August in the garden means the harvest is underway, but everything in the garden isn’t ready in the same way or on the same day. Here is a primer for garden work this month:
Hydration After the hottest season on record in Calgary, we know we have to keep plant roots moist. Spreading a light mulch cover of grass clippings or chopped garden parts, such as carrot tops, over the soil this month helps hold water. This eliminates the need for heavy watering of soils because less water evaporates under mulch. Water early in the day, lightly fluff the soil surface with a hand-fork after a rain, and always stick your finger in before you water to make sure it really needs it.
To do list: Mulch and water as needed to keep soil evenly moist.
Harvest A garden isn’t a grocery store, and every plant won’t be ready to pick at the same time. The idea of a single, big harvest day is something only commercial farmers achieve. At home or in your community garden plot, pick your beans and peas daily, thin the carrots and beets often, and watch for tiny zucchinis growing into massive logs in two days if you miss a picking opportunity. Some vegetables, such as carrots and beets, need to be thinned to reach their full potential. When the soil is moist, pull out a few plants to create more space in each row, allowing the remaining plants to grow bigger. Remember beans won’t wait patiently, so pick them the minute they look perfect – just like their store-bought counterparts – or they will bulge with big, tough seeds by the time you glance their way again.
To do list: Harvest as food matures, not all at once.
A garden isn’t a grocery store, and every plant won’t be ready to pick at the same time. The idea of a single, big harvest day is something only commercial farmers achieve.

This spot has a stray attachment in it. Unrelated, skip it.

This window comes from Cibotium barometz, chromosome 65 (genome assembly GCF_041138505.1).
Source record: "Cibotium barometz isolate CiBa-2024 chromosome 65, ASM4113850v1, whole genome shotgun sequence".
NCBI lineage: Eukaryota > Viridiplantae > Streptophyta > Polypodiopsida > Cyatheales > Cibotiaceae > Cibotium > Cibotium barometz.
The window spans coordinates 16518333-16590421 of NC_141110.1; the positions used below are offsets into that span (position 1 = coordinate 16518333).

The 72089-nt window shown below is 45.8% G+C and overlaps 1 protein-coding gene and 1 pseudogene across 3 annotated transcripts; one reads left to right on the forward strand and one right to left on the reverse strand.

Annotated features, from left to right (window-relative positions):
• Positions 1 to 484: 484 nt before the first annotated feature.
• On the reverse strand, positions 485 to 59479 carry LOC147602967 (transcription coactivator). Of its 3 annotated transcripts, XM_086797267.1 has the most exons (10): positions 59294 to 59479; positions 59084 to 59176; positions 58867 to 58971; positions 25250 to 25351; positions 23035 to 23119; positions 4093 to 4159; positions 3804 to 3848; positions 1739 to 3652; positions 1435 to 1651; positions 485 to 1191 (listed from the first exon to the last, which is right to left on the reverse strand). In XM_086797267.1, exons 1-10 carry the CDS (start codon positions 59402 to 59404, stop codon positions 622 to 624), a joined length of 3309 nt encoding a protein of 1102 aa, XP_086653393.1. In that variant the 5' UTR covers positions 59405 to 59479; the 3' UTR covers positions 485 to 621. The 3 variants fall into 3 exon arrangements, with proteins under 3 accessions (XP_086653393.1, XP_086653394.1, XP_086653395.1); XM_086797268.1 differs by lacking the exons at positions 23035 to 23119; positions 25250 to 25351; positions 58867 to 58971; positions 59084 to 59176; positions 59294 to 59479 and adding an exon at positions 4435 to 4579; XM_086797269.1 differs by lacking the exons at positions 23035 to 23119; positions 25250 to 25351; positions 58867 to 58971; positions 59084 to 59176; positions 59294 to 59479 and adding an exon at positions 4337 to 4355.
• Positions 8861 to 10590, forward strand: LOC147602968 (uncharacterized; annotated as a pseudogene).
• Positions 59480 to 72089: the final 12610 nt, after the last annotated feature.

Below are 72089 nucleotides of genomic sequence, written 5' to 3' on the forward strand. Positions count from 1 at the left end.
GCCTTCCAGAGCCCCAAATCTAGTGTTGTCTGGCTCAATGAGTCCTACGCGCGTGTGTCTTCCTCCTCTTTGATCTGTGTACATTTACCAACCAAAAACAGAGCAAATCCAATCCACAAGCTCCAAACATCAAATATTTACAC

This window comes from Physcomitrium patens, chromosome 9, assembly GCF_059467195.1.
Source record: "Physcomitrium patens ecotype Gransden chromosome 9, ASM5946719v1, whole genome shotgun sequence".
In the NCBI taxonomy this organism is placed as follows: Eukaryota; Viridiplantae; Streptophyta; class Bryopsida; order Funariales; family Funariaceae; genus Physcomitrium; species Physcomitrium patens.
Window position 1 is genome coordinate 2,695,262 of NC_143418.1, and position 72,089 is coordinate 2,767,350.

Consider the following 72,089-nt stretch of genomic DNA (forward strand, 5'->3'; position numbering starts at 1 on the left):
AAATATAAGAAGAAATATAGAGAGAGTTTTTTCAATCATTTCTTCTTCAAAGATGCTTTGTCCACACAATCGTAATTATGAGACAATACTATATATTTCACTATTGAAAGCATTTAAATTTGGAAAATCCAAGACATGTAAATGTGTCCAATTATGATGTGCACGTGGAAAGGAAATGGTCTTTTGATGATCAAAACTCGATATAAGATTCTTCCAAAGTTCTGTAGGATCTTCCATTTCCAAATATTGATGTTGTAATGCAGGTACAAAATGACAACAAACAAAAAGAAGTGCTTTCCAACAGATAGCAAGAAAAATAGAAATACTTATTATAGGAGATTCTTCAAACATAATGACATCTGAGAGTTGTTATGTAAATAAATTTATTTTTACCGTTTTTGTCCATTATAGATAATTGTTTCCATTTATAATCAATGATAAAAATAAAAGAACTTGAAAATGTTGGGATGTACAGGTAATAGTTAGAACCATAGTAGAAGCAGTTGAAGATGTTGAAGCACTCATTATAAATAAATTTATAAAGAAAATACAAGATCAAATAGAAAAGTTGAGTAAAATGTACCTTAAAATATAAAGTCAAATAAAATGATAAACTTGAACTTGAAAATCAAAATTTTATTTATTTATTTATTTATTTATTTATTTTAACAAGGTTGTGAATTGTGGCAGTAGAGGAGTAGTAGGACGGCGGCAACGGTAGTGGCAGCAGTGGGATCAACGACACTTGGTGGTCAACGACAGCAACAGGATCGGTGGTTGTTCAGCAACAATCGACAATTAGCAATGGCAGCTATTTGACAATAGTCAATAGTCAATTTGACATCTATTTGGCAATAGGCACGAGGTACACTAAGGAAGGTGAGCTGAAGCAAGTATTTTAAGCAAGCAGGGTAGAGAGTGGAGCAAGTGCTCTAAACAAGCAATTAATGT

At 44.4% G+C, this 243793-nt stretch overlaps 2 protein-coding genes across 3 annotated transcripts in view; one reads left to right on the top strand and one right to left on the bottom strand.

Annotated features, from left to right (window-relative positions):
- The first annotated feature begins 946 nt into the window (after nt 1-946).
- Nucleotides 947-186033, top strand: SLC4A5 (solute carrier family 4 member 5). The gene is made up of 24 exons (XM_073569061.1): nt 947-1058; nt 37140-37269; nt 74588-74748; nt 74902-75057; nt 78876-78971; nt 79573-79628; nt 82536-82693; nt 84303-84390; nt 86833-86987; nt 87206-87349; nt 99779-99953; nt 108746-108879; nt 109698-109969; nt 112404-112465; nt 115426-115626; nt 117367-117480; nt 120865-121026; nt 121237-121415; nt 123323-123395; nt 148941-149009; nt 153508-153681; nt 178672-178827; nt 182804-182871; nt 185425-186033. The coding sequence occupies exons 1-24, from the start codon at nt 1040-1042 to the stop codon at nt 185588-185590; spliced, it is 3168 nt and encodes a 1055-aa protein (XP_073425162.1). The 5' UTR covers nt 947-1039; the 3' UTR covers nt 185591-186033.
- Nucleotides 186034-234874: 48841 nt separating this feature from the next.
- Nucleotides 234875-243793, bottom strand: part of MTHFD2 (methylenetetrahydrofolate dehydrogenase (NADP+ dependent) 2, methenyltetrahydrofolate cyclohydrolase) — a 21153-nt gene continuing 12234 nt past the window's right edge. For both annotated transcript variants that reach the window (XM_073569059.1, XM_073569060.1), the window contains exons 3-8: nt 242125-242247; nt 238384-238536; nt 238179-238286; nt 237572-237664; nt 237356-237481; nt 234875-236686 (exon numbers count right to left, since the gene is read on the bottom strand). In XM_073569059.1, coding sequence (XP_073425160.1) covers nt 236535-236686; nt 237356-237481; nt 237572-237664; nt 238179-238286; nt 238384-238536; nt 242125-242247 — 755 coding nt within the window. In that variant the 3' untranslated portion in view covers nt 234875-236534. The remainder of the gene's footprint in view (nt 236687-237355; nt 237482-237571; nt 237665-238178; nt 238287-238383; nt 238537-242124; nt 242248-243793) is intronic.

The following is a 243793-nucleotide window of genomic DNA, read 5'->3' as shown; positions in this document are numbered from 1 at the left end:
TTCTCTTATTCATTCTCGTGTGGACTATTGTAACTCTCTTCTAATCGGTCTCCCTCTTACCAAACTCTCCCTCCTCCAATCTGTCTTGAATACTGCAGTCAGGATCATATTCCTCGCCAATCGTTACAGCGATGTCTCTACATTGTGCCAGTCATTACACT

Pruning and deadheading When a prickly rose branch reaches across your front step or threatens to strangle a neighboring plant, trim it. Remove small twigs and shape shrubs, especially roses that are growing vigorously this month. But be warned! Early bloomers, such as lilacs, early roses and spring spirea, spend August building buds for next year’s flowers, so cutting now removes next year’s blooms. If a rose is still showing occasional flowers, it is a summer-flowering variety and can be trimmed back as needed. If annual flowers are going to seed, clip out old flowers and their stems. This deadheading removes all the flower parts and encourages more late summer blooms.
To do list: Keep summer blooming shrubs and flowers trimmed.
Seediness Some plants, such as columbine, chives, lettuce and poppies, make seeds that spill out onto damp soil as the summer progresses. These seeds will sprout and slowly take over all available garden space. It’s charming at first, but eventually becomes a problem because the garden looks dead as these plants dry out and re-seed. This year, my lettuce, cilantro and poppies sprouted from last year’s seed and I now have them in most of my beds.
To do list: Cut back self-seeding plants now and store seed in paper bags for later planting so you can control where they grow.